Institutional dynamics and capital accumulation: Evidence from Namibia and Tanzania
The purpose of this study is to examine the impact of institutions on fixed capital accumulation over time in two developing countries, both former German colonies: Namibia and Tanzania. This is motivated by two recent underpinning theories: the new institutional theory, which views institutions as fundamental determinants of economic outcomes and income variations among countries (the institutional hypothesis); and the theory of irreversible investment under uncertainty, which emphasis the impact of uncertainty on investment and capital-stock accumulation. Using the theoretical framework of irreversible investment under uncertainty, we apply the Vector Error Correction Model (VECM).The findings highlight the importance of uncertainty (political instability) in explaining capital accumulation over time in Namibia. The empirical evidence for Tanzania indicates the importance of property rights in explaining capital accumulation over time.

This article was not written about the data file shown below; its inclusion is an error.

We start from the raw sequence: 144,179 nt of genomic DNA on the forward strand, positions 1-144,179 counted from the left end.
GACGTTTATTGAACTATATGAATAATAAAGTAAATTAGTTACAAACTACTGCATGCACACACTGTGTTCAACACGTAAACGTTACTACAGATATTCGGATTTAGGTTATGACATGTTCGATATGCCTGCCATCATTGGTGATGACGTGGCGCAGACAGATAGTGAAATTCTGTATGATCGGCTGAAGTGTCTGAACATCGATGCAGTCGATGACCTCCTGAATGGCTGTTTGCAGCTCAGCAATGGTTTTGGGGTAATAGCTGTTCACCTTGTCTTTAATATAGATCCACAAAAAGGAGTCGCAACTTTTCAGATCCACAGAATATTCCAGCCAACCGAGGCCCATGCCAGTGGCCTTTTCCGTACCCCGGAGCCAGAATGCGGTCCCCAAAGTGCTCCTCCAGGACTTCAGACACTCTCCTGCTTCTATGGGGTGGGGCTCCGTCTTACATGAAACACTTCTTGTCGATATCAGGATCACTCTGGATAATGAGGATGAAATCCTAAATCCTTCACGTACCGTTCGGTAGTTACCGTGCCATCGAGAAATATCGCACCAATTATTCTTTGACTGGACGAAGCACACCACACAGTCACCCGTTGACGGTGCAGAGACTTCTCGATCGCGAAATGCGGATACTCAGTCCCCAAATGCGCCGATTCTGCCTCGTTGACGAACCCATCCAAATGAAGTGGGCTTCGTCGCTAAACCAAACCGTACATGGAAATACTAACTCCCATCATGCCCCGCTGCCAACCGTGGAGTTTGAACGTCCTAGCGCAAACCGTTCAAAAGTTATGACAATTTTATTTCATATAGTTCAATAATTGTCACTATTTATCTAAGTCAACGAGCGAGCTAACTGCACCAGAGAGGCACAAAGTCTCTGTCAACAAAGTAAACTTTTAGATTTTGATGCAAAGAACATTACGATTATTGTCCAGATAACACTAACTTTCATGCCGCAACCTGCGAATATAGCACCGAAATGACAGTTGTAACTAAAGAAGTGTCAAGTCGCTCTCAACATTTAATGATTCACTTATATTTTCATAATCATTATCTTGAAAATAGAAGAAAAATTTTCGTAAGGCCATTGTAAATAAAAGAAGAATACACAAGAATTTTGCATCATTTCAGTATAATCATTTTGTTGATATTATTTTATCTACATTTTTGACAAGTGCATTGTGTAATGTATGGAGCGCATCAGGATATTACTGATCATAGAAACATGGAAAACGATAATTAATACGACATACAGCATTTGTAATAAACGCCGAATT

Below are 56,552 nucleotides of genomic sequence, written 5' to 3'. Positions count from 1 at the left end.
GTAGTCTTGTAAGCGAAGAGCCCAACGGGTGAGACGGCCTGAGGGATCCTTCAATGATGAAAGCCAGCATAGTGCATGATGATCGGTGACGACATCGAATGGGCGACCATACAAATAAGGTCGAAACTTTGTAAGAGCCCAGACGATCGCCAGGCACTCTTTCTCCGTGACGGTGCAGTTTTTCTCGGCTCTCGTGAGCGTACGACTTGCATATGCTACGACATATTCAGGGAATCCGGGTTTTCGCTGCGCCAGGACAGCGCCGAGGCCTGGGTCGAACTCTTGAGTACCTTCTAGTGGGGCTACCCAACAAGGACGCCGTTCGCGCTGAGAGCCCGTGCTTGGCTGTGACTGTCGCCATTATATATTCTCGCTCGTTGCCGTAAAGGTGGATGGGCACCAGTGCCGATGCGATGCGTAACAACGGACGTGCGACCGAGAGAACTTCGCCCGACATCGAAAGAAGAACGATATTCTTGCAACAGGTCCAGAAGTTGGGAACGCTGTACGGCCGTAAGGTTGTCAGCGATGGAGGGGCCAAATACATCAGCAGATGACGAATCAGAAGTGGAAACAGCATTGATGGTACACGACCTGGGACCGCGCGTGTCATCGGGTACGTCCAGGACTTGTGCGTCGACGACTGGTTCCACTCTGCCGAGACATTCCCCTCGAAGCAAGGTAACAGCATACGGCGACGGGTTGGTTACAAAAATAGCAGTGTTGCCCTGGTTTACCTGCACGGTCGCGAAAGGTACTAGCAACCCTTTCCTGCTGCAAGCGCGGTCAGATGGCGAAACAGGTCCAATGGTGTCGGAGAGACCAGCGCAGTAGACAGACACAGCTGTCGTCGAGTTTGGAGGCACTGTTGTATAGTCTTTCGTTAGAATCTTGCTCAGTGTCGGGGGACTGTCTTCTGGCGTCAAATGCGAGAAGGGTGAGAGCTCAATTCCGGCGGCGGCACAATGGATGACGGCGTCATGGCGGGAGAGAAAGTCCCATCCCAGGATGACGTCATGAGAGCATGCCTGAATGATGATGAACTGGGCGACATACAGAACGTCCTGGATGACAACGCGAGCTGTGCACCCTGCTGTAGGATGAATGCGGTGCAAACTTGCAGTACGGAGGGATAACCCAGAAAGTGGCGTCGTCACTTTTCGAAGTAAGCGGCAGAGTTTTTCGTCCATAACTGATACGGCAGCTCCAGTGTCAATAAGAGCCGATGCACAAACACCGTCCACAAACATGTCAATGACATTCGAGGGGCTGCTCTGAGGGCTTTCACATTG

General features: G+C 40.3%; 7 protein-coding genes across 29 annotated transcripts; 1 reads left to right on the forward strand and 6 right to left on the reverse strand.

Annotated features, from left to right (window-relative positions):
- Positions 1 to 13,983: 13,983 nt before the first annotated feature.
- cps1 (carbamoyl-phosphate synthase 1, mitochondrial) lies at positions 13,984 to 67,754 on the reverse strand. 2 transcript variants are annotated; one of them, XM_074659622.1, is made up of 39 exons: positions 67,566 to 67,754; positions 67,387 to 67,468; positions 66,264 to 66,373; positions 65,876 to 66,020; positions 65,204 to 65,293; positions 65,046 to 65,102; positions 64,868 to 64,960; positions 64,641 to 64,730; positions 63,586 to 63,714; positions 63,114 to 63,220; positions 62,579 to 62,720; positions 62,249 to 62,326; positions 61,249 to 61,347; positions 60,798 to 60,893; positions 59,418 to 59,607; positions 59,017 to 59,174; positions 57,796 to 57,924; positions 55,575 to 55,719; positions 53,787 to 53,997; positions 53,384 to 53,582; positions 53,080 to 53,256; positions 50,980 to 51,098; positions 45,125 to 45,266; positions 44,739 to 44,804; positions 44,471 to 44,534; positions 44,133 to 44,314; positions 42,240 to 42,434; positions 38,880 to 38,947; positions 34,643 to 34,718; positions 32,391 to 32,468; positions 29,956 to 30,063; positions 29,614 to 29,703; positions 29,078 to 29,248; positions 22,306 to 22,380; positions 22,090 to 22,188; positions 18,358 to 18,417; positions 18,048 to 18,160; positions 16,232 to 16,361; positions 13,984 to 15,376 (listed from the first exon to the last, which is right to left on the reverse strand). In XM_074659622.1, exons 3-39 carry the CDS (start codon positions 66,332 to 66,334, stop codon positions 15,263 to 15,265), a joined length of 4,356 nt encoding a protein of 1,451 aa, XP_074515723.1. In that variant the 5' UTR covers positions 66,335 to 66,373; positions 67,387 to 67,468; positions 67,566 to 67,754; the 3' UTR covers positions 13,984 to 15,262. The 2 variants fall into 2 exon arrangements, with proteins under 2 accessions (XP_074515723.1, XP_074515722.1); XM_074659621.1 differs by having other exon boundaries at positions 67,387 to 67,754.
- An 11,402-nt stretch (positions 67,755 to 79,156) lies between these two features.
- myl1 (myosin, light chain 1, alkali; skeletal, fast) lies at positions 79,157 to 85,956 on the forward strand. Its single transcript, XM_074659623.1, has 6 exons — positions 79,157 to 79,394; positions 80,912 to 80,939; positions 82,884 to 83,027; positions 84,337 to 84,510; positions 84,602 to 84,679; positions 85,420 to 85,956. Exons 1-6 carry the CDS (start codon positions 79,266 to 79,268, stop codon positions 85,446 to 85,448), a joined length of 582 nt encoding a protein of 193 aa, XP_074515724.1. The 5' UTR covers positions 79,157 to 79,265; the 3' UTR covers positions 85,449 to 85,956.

|Date of creation:||2012|
|Contact details of provider:|| Postal: Newlands on Main, F0301 3rd Floor Mariendahl House, cnr Campground and Main Rds, Claremont, 7700 Cape Town|
Phone: 021 671-3980
Fax: +27 21 671 3912
Web page: http://www.econrsa.org/
More information through EDIRC
When requesting a correction, please mention this item's handle: RePEc:rza:wpaper:318. See general information about how to correct material in RePEc.
For technical questions regarding this item, or to correct its authors, title, abstract, bibliographic or download information, contact: (Charles Tanton)
If references are entirely missing, you can add them using this form.